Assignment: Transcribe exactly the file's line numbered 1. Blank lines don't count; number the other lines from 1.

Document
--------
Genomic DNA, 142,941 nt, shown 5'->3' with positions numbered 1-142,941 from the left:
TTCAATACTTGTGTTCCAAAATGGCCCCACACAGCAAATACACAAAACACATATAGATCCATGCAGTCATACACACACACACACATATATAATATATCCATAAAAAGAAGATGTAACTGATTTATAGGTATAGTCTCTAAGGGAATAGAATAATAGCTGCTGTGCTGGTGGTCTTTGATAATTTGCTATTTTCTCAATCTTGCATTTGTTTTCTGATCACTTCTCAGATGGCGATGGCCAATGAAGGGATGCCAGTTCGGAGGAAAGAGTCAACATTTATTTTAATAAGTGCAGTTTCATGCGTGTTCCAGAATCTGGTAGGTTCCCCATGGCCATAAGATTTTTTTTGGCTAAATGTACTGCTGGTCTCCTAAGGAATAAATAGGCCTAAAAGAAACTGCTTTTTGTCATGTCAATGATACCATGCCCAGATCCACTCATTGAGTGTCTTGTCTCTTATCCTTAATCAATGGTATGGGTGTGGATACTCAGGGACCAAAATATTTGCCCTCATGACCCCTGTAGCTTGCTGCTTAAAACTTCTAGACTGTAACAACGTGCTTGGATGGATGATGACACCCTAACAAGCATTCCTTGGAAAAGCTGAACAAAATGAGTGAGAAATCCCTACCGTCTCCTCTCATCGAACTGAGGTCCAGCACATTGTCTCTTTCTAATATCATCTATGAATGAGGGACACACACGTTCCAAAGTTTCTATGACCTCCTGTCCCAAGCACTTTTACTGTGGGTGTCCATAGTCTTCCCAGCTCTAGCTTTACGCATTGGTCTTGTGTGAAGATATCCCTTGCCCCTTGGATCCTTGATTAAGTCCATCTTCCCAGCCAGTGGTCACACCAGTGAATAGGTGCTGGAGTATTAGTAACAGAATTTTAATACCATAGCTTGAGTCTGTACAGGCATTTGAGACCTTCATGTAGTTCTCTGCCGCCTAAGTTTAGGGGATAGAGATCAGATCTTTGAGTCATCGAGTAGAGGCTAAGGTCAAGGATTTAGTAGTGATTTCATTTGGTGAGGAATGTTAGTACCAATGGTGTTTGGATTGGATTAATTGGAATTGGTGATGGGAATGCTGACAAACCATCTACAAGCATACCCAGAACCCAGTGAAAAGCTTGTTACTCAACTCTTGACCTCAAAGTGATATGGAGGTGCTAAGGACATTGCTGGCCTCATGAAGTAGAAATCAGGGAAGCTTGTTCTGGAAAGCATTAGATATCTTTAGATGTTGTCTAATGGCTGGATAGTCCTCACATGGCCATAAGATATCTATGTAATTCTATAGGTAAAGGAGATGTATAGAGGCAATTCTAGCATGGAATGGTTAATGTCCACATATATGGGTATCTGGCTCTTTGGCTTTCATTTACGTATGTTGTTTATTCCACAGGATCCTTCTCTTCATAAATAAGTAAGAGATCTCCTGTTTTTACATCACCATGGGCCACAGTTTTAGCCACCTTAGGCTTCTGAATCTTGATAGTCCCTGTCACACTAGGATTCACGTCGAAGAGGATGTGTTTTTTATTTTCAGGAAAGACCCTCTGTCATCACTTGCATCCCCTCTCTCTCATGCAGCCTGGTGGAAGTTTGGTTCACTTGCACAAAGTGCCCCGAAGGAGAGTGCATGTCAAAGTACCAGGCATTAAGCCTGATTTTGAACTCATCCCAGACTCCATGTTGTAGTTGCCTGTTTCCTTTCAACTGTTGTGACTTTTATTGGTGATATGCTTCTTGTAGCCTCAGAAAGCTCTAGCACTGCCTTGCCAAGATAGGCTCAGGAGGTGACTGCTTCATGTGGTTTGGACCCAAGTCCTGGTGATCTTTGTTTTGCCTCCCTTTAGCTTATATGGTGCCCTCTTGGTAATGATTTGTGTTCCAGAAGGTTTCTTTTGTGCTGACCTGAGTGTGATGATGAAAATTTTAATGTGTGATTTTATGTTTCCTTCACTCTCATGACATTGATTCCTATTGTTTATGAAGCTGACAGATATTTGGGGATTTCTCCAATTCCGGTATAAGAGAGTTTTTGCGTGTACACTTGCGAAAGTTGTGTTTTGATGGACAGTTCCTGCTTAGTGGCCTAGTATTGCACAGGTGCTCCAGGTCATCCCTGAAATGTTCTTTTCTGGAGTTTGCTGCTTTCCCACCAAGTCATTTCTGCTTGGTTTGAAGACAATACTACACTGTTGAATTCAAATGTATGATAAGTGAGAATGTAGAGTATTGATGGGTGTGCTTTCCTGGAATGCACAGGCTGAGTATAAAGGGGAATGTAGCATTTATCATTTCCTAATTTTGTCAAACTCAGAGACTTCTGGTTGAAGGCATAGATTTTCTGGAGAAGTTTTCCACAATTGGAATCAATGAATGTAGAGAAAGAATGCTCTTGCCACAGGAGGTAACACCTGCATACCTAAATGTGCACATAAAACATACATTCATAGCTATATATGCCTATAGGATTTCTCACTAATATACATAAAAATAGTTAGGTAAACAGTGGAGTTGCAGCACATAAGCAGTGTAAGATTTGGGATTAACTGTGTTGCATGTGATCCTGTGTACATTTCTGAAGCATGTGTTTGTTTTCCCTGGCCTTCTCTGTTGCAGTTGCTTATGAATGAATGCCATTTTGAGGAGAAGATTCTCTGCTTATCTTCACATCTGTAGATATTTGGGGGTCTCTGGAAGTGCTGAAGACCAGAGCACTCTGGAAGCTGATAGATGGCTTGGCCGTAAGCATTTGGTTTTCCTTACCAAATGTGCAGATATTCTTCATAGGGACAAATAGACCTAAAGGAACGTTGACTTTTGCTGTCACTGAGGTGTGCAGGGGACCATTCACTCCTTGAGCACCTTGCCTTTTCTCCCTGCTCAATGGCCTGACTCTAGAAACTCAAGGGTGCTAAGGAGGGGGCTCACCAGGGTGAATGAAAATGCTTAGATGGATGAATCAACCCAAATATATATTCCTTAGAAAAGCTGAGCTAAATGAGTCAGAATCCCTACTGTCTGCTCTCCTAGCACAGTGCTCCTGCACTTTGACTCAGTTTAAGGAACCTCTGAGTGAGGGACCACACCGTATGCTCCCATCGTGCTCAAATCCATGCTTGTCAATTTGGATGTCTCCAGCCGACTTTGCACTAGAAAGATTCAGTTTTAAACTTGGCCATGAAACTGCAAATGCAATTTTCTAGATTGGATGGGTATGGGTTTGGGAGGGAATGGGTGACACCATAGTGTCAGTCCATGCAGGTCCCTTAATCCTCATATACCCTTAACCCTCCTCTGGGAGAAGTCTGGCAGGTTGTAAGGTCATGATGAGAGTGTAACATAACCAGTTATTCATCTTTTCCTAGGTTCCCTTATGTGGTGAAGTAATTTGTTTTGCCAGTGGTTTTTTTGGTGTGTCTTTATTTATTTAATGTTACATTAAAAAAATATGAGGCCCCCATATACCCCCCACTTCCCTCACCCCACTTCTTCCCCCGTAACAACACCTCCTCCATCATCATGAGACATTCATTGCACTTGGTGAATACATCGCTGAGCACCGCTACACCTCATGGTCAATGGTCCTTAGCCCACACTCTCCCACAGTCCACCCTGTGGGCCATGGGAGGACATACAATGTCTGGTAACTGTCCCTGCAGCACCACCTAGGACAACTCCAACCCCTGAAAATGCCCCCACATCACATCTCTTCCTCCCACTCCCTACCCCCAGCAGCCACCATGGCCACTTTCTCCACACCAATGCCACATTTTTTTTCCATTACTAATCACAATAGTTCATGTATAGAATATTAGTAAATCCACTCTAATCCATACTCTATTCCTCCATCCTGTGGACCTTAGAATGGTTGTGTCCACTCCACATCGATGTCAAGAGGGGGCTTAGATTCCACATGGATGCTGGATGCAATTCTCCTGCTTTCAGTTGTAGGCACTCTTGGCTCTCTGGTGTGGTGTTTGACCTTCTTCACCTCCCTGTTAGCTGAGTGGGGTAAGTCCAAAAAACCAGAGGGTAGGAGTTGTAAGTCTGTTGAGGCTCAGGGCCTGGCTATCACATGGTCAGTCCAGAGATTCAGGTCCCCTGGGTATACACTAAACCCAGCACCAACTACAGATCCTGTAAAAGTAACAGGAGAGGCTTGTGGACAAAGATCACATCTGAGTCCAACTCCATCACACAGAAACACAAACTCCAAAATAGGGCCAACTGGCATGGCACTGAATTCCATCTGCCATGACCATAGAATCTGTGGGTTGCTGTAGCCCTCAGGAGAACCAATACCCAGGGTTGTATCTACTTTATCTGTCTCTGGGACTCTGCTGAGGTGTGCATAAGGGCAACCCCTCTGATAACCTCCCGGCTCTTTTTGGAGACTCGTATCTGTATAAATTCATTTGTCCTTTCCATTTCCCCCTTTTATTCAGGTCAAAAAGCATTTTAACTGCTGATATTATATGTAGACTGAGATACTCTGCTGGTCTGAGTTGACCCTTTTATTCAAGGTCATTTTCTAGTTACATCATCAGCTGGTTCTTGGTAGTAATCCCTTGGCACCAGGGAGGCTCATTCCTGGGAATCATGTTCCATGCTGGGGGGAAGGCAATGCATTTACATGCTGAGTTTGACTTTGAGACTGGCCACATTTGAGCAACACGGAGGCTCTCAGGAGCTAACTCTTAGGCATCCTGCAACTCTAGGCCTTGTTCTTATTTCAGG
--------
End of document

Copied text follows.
Genomic DNA, 142,941 nt, shown 5'->3' with positions numbered 1-142,941 from the left: